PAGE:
Dow climbs 199 points in late-day rebound led by stocks benefiting from reopening

Here are the four key factors weighing on the markets
Here are the four key factors weighing on the markets

U.S. stocks staged a late-day comeback on Thursday, boosted by economic comeback plays as the market rebounded from a two-day losing streak.

The S&P 500 closed 0.5% higher at 3,909.52, wiping out a 0.9% intraday loss. The Dow Jones Industrial Average gained 199.42 points, or 0.6%, to 32,619.48 after losing as much as 348 points. The Nasdaq Composite also eked out a 0.1% gain to close at 12,977.68 as some major technology stocks reserved losses. Tesla rose 1.6%, while Apple closed in the green.

Stocks that are tied to a successful economic reopening such as airlines and cruise line operators led the intraday rebound. American Airlines and United gained more than 4% each, while Norwegian Cruise Line and Carnival both rose over 2%. Boeing climbed 3.3%.

The market experienced some weakness earlier in the day as Federal Reserve Chairman Jerome Powell hinted at one day starting to remove the stimulus that has boosted the market during the pandemic.

"As we make substantial further progress toward our goals, we'll gradually roll back the amount of Treasurys and mortgage-backed securities we've bought," Powell told NPR's "Morning Edition." "We will very gradually over time and with great transparency, when the economy has all but fully recovered, we will be pulling back the support that we provided during emergency times."

Thursday's moves pared the major averages' week-to-date losses. The S&P 500 and the Dow are now down less than 0.1% each after hitting their record highs last week. The Nasdaq underperformed with a 1.8% loss this week.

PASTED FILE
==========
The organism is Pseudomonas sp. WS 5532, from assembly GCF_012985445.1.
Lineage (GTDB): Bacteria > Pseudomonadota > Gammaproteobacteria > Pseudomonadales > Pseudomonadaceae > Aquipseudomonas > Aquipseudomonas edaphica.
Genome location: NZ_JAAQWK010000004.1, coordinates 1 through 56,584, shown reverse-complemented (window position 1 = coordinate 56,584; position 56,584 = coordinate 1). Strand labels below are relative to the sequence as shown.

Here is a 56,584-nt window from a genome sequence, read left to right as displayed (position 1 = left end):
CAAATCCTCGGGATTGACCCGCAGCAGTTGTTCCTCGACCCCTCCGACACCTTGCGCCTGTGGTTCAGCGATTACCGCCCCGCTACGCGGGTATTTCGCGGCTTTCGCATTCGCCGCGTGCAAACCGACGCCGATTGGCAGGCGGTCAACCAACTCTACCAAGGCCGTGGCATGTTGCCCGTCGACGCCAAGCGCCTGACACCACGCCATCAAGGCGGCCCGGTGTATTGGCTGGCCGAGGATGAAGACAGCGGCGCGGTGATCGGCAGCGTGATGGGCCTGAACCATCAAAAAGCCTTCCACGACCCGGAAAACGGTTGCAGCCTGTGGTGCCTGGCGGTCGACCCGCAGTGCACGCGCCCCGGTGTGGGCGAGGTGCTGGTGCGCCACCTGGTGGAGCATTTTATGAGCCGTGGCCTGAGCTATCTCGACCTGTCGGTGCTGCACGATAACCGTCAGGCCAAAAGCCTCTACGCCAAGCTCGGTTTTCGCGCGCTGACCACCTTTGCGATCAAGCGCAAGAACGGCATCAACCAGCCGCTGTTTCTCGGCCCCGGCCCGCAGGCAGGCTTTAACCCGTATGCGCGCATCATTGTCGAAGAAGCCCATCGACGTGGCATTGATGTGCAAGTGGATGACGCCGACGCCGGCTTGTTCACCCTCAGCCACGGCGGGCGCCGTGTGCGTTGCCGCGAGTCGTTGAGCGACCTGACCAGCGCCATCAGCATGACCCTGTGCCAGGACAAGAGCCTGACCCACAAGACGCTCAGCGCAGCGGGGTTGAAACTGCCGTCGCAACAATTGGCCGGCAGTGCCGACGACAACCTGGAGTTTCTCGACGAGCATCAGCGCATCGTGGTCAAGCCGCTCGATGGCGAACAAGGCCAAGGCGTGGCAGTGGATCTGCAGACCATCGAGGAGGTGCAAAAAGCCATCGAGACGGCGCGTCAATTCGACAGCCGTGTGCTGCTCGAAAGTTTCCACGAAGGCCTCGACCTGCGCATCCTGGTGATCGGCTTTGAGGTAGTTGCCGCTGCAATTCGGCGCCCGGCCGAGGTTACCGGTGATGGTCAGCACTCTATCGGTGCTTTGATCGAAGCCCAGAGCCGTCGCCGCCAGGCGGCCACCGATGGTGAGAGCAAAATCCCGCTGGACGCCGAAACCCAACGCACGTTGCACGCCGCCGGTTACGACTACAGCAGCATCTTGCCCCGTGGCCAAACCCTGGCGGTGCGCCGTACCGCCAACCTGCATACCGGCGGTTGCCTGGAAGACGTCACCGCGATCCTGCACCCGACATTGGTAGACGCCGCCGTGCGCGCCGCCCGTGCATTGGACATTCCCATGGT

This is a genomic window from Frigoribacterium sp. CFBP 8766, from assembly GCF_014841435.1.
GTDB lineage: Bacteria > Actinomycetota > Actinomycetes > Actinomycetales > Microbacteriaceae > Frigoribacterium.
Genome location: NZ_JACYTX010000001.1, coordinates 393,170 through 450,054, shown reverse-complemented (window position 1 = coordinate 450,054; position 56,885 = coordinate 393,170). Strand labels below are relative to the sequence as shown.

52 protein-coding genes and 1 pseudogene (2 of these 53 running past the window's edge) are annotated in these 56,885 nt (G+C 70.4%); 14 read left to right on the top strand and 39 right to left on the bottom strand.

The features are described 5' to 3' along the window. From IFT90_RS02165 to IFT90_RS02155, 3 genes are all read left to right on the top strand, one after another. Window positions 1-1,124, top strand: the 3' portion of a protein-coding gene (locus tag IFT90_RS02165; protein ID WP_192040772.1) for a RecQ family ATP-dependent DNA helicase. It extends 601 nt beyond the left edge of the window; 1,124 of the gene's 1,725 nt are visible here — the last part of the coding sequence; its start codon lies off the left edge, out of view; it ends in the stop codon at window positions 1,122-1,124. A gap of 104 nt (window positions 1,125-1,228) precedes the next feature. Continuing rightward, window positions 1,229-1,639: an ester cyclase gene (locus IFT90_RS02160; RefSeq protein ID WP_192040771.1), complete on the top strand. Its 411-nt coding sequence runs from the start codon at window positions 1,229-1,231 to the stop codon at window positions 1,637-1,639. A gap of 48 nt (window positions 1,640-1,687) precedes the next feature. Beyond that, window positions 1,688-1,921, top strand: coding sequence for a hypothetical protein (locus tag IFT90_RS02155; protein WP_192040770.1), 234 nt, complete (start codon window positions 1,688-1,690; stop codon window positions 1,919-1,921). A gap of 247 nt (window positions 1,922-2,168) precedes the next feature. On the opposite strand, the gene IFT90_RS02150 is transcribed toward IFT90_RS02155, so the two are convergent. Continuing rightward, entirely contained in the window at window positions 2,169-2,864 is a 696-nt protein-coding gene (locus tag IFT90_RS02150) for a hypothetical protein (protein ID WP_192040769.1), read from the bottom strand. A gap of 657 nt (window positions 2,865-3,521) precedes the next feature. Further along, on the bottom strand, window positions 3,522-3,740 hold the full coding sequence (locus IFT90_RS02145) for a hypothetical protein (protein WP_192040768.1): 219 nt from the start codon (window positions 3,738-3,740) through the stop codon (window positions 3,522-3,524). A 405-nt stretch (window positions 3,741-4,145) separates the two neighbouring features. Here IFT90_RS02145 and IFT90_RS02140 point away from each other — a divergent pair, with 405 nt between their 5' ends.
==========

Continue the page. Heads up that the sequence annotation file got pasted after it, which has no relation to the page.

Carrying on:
Some investors have been taking profits in their growth winners which led the market's rebound from the pandemic losses last year. Netflix has fallen 6.7% this month, while Tesla is down more than 5%. Pandemic winner Zoom Video has dropped nearly 16% in March.

"The weakness in technology stocks is undeniable, but it likely won't be a straight line down for the sector and there will be zigs and zags along the way," said David Bahnsen, chief investment officer at The Bahnsen Group. "Tech stock valuations are too high and are screaming for a correction."

Investors pored over a better-than-expected reading on weekly jobless claims. The Labor Department said first-time claims for unemployment insurance totaled 684,000 for the week ended March 20, lower than an estimate of 735,000 from economists surveyed by Dow Jones.

"The signs of strength from today's jobless claims read may actually have a perverse effect on the broader market," said Mike Loewengart, managing director of investment strategy at E-Trade. "Meaning that if we continue to see the labor market make strides, this could translate into pressure on equities and on the Fed to reassess its accommodative stance."

Oil prices fell more than 4% Thursday as demand concerns rekindled with fresh coronavirus pandemic lockdowns.

The 10-year Treasury yield gained just 1 basis point to 1.64%. The benchmark rate hit a 14-month high last week above 1.7%.